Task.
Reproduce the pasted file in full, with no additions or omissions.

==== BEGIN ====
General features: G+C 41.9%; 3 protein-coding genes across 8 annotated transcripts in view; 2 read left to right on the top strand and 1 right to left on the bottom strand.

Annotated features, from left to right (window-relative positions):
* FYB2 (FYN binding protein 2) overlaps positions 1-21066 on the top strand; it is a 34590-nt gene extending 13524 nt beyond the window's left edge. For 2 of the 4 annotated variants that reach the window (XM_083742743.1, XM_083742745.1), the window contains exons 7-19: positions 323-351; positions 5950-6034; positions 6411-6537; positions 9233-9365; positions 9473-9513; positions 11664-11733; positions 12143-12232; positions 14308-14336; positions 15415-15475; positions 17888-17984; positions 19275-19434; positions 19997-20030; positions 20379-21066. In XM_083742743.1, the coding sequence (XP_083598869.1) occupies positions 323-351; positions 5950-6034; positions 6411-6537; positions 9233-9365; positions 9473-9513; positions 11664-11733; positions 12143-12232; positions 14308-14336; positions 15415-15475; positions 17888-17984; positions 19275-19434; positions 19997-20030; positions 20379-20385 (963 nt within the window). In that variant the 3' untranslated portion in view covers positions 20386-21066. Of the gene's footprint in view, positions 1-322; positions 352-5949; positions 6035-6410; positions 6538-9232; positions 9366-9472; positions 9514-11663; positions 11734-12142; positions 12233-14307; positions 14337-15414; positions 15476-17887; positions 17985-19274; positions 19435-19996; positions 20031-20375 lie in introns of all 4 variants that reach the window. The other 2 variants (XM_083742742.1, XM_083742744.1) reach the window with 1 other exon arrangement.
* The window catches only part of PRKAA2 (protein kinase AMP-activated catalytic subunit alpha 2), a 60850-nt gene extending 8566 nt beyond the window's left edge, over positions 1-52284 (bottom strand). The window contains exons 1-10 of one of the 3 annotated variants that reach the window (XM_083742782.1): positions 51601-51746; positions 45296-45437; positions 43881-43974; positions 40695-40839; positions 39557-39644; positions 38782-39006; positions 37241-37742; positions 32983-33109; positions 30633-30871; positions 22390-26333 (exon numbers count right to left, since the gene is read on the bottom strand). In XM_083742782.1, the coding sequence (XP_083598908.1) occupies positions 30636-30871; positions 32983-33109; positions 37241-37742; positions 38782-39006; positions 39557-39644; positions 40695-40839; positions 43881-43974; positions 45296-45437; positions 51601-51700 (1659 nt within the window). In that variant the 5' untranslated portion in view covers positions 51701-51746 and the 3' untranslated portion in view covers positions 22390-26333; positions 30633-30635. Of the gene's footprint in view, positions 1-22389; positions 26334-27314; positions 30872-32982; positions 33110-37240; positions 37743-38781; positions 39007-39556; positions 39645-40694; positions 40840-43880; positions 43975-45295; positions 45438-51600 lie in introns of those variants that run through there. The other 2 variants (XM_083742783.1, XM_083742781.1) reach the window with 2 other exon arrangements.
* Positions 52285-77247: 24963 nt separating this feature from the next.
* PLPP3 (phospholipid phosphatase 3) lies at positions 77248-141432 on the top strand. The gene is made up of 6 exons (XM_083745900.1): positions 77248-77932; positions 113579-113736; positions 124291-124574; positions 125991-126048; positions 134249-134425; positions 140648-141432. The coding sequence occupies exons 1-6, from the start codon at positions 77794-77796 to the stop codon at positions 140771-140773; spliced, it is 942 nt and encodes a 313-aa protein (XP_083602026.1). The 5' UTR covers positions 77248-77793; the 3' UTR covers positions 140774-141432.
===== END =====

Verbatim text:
General features: G+C 41.9%; 3 protein-coding genes across 8 annotated transcripts in view; 2 read left to right on the top strand and 1 right to left on the bottom strand.

Annotated features, from left to right (window-relative positions):
* FYB2 (FYN binding protein 2) overlaps positions 1-21066 on the top strand; it is a 34590-nt gene extending 13524 nt beyond the window's left edge. For 2 of the 4 annotated variants that reach the window (XM_083742743.1, XM_083742745.1), the window contains exons 7-19: positions 323-351; positions 5950-6034; positions 6411-6537; positions 9233-9365; positions 9473-9513; positions 11664-11733; positions 12143-12232; positions 14308-14336; positions 15415-15475; positions 17888-17984; positions 19275-19434; positions 19997-20030; positions 20379-21066. In XM_083742743.1, the coding sequence (XP_083598869.1) occupies positions 323-351; positions 5950-6034; positions 6411-6537; positions 9233-9365; positions 9473-9513; positions 11664-11733; positions 12143-12232; positions 14308-14336; positions 15415-15475; positions 17888-17984; positions 19275-19434; positions 19997-20030; positions 20379-20385 (963 nt within the window). In that variant the 3' untranslated portion in view covers positions 20386-21066. Of the gene's footprint in view, positions 1-322; positions 352-5949; positions 6035-6410; positions 6538-9232; positions 9366-9472; positions 9514-11663; positions 11734-12142; positions 12233-14307; positions 14337-15414; positions 15476-17887; positions 17985-19274; positions 19435-19996; positions 20031-20375 lie in introns of all 4 variants that reach the window. The other 2 variants (XM_083742742.1, XM_083742744.1) reach the window with 1 other exon arrangement.
* The window catches only part of PRKAA2 (protein kinase AMP-activated catalytic subunit alpha 2), a 60850-nt gene extending 8566 nt beyond the window's left edge, over positions 1-52284 (bottom strand). The window contains exons 1-10 of one of the 3 annotated variants that reach the window (XM_083742782.1): positions 51601-51746; positions 45296-45437; positions 43881-43974; positions 40695-40839; positions 39557-39644; positions 38782-39006; positions 37241-37742; positions 32983-33109; positions 30633-30871; positions 22390-26333 (exon numbers count right to left, since the gene is read on the bottom strand). In XM_083742782.1, the coding sequence (XP_083598908.1) occupies positions 30636-30871; positions 32983-33109; positions 37241-37742; positions 38782-39006; positions 39557-39644; positions 40695-40839; positions 43881-43974; positions 45296-45437; positions 51601-51700 (1659 nt within the window). In that variant the 5' untranslated portion in view covers positions 51701-51746 and the 3' untranslated portion in view covers positions 22390-26333; positions 30633-30635. Of the gene's footprint in view, positions 1-22389; positions 26334-27314; positions 30872-32982; positions 33110-37240; positions 37743-38781; positions 39007-39556; positions 39645-40694; positions 40840-43880; positions 43975-45295; positions 45438-51600 lie in introns of those variants that run through there. The other 2 variants (XM_083742783.1, XM_083742781.1) reach the window with 2 other exon arrangements.
* Positions 52285-77247: 24963 nt separating this feature from the next.
* PLPP3 (phospholipid phosphatase 3) lies at positions 77248-141432 on the top strand. The gene is made up of 6 exons (XM_083745900.1): positions 77248-77932; positions 113579-113736; positions 124291-124574; positions 125991-126048; positions 134249-134425; positions 140648-141432. The coding sequence occupies exons 1-6, from the start codon at positions 77794-77796 to the stop codon at positions 140771-140773; spliced, it is 942 nt and encodes a 313-aa protein (XP_083602026.1). The 5' UTR covers positions 77248-77793; the 3' UTR covers positions 140774-141432.